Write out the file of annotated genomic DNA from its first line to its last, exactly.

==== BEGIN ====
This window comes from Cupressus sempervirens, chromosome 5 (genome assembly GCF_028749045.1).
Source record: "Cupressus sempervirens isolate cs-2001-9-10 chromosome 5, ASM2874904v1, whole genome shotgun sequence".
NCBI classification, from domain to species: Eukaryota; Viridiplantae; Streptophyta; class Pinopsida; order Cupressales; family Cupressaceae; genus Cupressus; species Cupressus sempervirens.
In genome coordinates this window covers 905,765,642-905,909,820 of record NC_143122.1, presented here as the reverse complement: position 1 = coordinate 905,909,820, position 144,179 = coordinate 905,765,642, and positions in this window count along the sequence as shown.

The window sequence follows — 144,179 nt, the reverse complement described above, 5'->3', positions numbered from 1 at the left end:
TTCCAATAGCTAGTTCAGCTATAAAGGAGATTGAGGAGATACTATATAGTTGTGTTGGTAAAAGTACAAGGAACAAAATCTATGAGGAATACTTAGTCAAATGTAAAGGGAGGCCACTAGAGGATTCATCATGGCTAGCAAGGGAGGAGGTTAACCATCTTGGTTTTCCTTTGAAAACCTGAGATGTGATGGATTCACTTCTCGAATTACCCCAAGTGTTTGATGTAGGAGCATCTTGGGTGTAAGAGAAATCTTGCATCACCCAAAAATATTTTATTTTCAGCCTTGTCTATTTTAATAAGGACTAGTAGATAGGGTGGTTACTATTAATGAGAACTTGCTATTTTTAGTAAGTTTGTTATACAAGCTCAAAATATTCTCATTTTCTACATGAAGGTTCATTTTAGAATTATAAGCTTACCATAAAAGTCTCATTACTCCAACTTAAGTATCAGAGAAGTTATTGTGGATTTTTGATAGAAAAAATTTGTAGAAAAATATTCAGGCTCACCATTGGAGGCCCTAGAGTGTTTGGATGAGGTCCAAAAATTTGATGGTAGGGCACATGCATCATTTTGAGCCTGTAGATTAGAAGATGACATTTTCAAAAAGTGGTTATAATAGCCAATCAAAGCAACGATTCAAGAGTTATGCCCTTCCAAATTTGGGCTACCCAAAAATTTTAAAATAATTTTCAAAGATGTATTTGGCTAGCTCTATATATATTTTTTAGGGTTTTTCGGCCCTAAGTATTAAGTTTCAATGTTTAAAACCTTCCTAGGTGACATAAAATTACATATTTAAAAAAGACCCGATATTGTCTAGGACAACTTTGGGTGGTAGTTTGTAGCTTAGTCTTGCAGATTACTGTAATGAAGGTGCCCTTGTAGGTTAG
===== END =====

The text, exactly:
This window comes from Cupressus sempervirens, chromosome 5 (genome assembly GCF_028749045.1).
Source record: "Cupressus sempervirens isolate cs-2001-9-10 chromosome 5, ASM2874904v1, whole genome shotgun sequence".
NCBI classification, from domain to species: Eukaryota; Viridiplantae; Streptophyta; class Pinopsida; order Cupressales; family Cupressaceae; genus Cupressus; species Cupressus sempervirens.
In genome coordinates this window covers 905,765,642-905,909,820 of record NC_143122.1, presented here as the reverse complement: position 1 = coordinate 905,909,820, position 144,179 = coordinate 905,765,642, and positions in this window count along the sequence as shown.

The window sequence follows — 144,179 nt, the reverse complement described above, 5'->3', positions numbered from 1 at the left end:
TTCCAATAGCTAGTTCAGCTATAAAGGAGATTGAGGAGATACTATATAGTTGTGTTGGTAAAAGTACAAGGAACAAAATCTATGAGGAATACTTAGTCAAATGTAAAGGGAGGCCACTAGAGGATTCATCATGGCTAGCAAGGGAGGAGGTTAACCATCTTGGTTTTCCTTTGAAAACCTGAGATGTGATGGATTCACTTCTCGAATTACCCCAAGTGTTTGATGTAGGAGCATCTTGGGTGTAAGAGAAATCTTGCATCACCCAAAAATATTTTATTTTCAGCCTTGTCTATTTTAATAAGGACTAGTAGATAGGGTGGTTACTATTAATGAGAACTTGCTATTTTTAGTAAGTTTGTTATACAAGCTCAAAATATTCTCATTTTCTACATGAAGGTTCATTTTAGAATTATAAGCTTACCATAAAAGTCTCATTACTCCAACTTAAGTATCAGAGAAGTTATTGTGGATTTTTGATAGAAAAAATTTGTAGAAAAATATTCAGGCTCACCATTGGAGGCCCTAGAGTGTTTGGATGAGGTCCAAAAATTTGATGGTAGGGCACATGCATCATTTTGAGCCTGTAGATTAGAAGATGACATTTTCAAAAAGTGGTTATAATAGCCAATCAAAGCAACGATTCAAGAGTTATGCCCTTCCAAATTTGGGCTACCCAAAAATTTTAAAATAATTTTCAAAGATGTATTTGGCTAGCTCTATATATATTTTTTAGGGTTTTTCGGCCCTAAGTATTAAGTTTCAATGTTTAAAACCTTCCTAGGTGACATAAAATTACATATTTAAAAAAGACCCGATATTGTCTAGGACAACTTTGGGTGGTAGTTTGTAGCTTAGTCTTGCAGATTACTGTAATGAAGGTGCCCTTGTAGGTTAG